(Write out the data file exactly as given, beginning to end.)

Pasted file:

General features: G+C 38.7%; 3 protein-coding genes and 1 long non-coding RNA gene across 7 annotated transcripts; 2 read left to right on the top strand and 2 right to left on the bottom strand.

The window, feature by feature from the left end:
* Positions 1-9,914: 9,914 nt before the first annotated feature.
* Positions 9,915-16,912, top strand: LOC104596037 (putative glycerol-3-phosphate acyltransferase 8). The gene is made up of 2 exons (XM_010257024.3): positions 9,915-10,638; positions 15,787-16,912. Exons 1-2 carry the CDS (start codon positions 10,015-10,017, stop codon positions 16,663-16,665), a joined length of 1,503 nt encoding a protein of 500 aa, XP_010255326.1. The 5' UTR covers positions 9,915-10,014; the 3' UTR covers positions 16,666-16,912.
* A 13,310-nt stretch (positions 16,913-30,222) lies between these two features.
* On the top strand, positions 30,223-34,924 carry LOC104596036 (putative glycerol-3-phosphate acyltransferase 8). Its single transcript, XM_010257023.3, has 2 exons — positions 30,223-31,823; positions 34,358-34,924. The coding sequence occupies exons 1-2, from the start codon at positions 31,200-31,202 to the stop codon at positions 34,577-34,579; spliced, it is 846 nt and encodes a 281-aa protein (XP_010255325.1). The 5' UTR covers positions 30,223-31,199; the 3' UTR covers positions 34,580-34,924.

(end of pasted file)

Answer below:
General features: G+C 38.7%; 3 protein-coding genes and 1 long non-coding RNA gene across 7 annotated transcripts; 2 read left to right on the top strand and 2 right to left on the bottom strand.

The window, feature by feature from the left end:
* Positions 1-9,914: 9,914 nt before the first annotated feature.
* Positions 9,915-16,912, top strand: LOC104596037 (putative glycerol-3-phosphate acyltransferase 8). The gene is made up of 2 exons (XM_010257024.3): positions 9,915-10,638; positions 15,787-16,912. Exons 1-2 carry the CDS (start codon positions 10,015-10,017, stop codon positions 16,663-16,665), a joined length of 1,503 nt encoding a protein of 500 aa, XP_010255326.1. The 5' UTR covers positions 9,915-10,014; the 3' UTR covers positions 16,666-16,912.
* A 13,310-nt stretch (positions 16,913-30,222) lies between these two features.
* On the top strand, positions 30,223-34,924 carry LOC104596036 (putative glycerol-3-phosphate acyltransferase 8). Its single transcript, XM_010257023.3, has 2 exons — positions 30,223-31,823; positions 34,358-34,924. The coding sequence occupies exons 1-2, from the start codon at positions 31,200-31,202 to the stop codon at positions 34,577-34,579; spliced, it is 846 nt and encodes a 281-aa protein (XP_010255325.1). The 5' UTR covers positions 30,223-31,199; the 3' UTR covers positions 34,580-34,924.